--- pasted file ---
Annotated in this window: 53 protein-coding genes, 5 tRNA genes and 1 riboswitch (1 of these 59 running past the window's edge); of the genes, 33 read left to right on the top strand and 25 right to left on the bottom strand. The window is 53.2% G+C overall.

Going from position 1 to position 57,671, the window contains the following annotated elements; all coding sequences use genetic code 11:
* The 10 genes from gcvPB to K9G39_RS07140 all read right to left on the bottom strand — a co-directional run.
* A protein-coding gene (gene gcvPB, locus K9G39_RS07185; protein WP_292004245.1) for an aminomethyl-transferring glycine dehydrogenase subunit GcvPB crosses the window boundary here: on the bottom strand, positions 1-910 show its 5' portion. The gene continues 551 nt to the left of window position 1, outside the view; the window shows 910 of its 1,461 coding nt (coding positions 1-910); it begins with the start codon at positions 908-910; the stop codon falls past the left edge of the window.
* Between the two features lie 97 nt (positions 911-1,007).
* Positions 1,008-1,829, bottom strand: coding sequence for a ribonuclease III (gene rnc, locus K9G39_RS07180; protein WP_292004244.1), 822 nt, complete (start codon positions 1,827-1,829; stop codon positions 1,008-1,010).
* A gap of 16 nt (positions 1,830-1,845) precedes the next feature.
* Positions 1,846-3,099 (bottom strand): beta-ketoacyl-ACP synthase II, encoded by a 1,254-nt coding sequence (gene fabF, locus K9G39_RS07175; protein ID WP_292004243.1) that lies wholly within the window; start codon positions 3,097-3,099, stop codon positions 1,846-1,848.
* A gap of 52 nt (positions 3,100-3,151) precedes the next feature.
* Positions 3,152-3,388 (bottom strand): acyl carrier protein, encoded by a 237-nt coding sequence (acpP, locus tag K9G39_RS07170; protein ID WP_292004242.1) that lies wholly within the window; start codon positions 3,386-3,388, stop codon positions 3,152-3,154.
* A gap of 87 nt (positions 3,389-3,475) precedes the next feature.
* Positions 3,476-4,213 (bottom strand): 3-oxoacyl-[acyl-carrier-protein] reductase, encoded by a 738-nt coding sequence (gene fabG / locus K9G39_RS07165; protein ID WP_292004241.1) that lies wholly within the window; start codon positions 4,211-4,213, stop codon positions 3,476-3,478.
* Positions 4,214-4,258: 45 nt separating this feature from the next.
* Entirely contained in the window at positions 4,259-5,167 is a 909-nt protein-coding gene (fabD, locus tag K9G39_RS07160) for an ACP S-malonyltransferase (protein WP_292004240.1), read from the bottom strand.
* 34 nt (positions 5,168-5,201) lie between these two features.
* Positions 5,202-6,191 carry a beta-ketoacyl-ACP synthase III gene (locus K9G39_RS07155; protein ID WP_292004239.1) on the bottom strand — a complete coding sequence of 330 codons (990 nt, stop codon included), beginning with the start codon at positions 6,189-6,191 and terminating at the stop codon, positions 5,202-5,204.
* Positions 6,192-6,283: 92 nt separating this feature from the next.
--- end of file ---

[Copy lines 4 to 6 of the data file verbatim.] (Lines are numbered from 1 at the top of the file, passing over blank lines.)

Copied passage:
* A protein-coding gene (gene gcvPB, locus K9G39_RS07185; protein WP_292004245.1) for an aminomethyl-transferring glycine dehydrogenase subunit GcvPB crosses the window boundary here: on the bottom strand, positions 1-910 show its 5' portion. The gene continues 551 nt to the left of window position 1, outside the view; the window shows 910 of its 1,461 coding nt (coding positions 1-910); it begins with the start codon at positions 908-910; the stop codon falls past the left edge of the window.
* Between the two features lie 97 nt (positions 911-1,007).
* Positions 1,008-1,829, bottom strand: coding sequence for a ribonuclease III (gene rnc, locus K9G39_RS07180; protein WP_292004244.1), 822 nt, complete (start codon positions 1,827-1,829; stop codon positions 1,008-1,010).